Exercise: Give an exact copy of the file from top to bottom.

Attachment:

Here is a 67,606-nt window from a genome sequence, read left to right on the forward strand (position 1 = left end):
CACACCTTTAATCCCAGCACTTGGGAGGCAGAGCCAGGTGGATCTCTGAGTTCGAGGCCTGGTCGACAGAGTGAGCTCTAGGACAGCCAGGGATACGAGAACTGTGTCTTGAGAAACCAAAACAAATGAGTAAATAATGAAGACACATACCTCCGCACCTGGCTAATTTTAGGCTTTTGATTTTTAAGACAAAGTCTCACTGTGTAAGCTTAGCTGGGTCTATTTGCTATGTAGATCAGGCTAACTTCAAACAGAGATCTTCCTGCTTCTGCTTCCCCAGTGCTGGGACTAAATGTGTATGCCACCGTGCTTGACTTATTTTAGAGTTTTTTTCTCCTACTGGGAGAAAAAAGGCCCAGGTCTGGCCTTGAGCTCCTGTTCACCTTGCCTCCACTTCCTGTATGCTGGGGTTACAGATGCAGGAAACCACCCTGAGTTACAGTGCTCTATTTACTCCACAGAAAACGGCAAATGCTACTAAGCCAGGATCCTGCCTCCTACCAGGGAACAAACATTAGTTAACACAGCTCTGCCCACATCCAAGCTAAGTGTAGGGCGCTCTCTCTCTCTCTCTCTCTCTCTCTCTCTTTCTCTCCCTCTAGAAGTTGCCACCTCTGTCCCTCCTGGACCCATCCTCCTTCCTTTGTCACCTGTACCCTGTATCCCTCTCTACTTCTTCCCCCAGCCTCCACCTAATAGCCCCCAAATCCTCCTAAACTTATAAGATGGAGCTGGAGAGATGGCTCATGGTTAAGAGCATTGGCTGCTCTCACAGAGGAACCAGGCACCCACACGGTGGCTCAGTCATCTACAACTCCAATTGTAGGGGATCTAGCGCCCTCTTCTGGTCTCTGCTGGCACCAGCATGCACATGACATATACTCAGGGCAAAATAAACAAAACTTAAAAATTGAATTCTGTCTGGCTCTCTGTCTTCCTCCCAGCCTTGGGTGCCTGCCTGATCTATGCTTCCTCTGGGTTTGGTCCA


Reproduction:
Here is a 67,606-nt window from a genome sequence, read left to right on the forward strand (position 1 = left end):
CACACCTTTAATCCCAGCACTTGGGAGGCAGAGCCAGGTGGATCTCTGAGTTCGAGGCCTGGTCGACAGAGTGAGCTCTAGGACAGCCAGGGATACGAGAACTGTGTCTTGAGAAACCAAAACAAATGAGTAAATAATGAAGACACATACCTCCGCACCTGGCTAATTTTAGGCTTTTGATTTTTAAGACAAAGTCTCACTGTGTAAGCTTAGCTGGGTCTATTTGCTATGTAGATCAGGCTAACTTCAAACAGAGATCTTCCTGCTTCTGCTTCCCCAGTGCTGGGACTAAATGTGTATGCCACCGTGCTTGACTTATTTTAGAGTTTTTTTCTCCTACTGGGAGAAAAAAGGCCCAGGTCTGGCCTTGAGCTCCTGTTCACCTTGCCTCCACTTCCTGTATGCTGGGGTTACAGATGCAGGAAACCACCCTGAGTTACAGTGCTCTATTTACTCCACAGAAAACGGCAAATGCTACTAAGCCAGGATCCTGCCTCCTACCAGGGAACAAACATTAGTTAACACAGCTCTGCCCACATCCAAGCTAAGTGTAGGGCGCTCTCTCTCTCTCTCTCTCTCTCTCTCTCTTTCTCTCCCTCTAGAAGTTGCCACCTCTGTCCCTCCTGGACCCATCCTCCTTCCTTTGTCACCTGTACCCTGTATCCCTCTCTACTTCTTCCCCCAGCCTCCACCTAATAGCCCCCAAATCCTCCTAAACTTATAAGATGGAGCTGGAGAGATGGCTCATGGTTAAGAGCATTGGCTGCTCTCACAGAGGAACCAGGCACCCACACGGTGGCTCAGTCATCTACAACTCCAATTGTAGGGGATCTAGCGCCCTCTTCTGGTCTCTGCTGGCACCAGCATGCACATGACATATACTCAGGGCAAAATAAACAAAACTTAAAAATTGAATTCTGTCTGGCTCTCTGTCTTCCTCCCAGCCTTGGGTGCCTGCCTGATCTATGCTTCCTCTGGGTTTGGTCCA